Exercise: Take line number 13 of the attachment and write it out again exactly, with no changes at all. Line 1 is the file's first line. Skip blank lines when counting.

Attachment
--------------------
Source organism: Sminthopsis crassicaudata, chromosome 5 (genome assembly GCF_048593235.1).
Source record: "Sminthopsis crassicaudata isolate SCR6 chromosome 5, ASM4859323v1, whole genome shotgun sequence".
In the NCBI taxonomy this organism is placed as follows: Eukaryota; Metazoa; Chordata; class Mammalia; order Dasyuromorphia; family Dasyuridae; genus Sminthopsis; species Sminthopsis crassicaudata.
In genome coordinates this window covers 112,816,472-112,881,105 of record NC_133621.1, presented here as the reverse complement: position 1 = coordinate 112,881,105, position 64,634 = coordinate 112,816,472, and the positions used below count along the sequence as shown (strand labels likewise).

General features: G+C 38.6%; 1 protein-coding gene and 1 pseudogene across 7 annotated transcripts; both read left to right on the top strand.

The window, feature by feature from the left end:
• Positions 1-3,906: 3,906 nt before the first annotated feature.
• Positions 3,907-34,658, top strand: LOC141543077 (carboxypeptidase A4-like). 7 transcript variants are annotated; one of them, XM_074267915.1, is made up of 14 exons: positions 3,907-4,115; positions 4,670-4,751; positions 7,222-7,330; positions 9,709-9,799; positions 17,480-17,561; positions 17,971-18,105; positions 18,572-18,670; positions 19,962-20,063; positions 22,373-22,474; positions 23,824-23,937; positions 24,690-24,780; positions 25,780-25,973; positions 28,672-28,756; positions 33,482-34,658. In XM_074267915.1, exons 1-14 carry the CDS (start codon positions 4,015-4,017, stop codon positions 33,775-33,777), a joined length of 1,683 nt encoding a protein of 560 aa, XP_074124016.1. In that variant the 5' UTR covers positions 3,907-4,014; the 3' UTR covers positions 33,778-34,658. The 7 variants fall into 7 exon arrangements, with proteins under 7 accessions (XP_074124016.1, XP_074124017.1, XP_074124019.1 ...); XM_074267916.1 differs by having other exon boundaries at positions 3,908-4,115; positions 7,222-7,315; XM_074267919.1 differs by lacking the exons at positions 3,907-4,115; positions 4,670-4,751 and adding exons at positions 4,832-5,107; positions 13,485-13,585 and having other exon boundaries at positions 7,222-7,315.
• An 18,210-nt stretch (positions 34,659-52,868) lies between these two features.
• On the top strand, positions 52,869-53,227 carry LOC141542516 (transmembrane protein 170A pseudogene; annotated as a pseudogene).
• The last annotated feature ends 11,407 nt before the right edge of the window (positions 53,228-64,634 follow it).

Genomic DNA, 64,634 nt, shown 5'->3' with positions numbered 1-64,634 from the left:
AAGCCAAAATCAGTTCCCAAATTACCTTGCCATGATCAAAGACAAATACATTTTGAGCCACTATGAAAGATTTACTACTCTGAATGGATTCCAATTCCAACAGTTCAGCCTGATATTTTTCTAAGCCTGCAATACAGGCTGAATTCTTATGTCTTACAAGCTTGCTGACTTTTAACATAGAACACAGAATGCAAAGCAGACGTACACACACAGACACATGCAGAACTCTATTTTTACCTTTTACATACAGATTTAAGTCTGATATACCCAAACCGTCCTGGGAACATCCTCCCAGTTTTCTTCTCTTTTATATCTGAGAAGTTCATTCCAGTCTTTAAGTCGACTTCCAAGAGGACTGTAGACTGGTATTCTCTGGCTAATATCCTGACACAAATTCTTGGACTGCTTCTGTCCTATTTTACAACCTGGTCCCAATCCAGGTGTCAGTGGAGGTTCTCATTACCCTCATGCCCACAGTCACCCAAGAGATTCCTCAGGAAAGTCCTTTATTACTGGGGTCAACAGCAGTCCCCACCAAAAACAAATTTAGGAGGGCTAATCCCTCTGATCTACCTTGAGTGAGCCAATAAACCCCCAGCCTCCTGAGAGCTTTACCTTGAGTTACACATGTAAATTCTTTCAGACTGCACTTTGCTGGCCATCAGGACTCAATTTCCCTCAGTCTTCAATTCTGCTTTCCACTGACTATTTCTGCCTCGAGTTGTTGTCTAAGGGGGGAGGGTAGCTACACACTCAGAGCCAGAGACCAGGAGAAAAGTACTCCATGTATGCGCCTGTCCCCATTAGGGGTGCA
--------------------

AAGCCAAAATCAGTTCCCAAATTACCTTGCCATGATCAAAGACAAATACATTTTGAGCCACTATGAAAGATTTACTACTCTGAATGGATTCCAATTCCAACAGTTCAGCCTGATATTTTTCTAAGCCTGCAATACAGGCTGAATTCTTATGTCTTACAAGCTTGCTGACTTTTAACATAGAACACAGAATGCAAAGCAGACGTACACACACAGACACATGCAGAACTCTATTTTTACCTTTTACATACAGATTTAAGTCTGATATACCCAAACCGTCCTGGGAACATCCTCCCAGTTTTCTTCTCTTTTATATCTGAGAAGTTCATTCCAGTCTTTAAGTCGACTTCCAAGAGGACTGTAGACTGGTATTCTCTGGCTAATATCCTGACACAAATTCTTGGACTGCTTCTGTCCTATTTTACAACCTGGTCCCAATCCAGGTGTCAGTGGAGGTTCTCATTACCCTCATGCCCACAGTCACCCAAGAGATTCCTCAGGAAAGTCCTTTATTACTGGGGTCAACAGCAGTCCCCACCAAAAACAAATTTAGGAGGGCTAATCCCTCTGATCTACCTTGAGTGAGCCAATAAACCCCCAGCCTCCTGAGAGCTTTACCTTGAGTTACACATGTAAATTCTTTCAGACTGCACTTTGCTGGCCATCAGGACTCAATTTCCCTCAGTCTTCAATTCTGCTTTCCACTGACTATTTCTGCCTCGAGTTGTTGTCTAAGGGGGGAGGGTAGCTACACACTCAGAGCCAGAGACCAGGAGAAAAGTACTCCATGTATGCGCCTGTCCCCATTAGGGGTGCA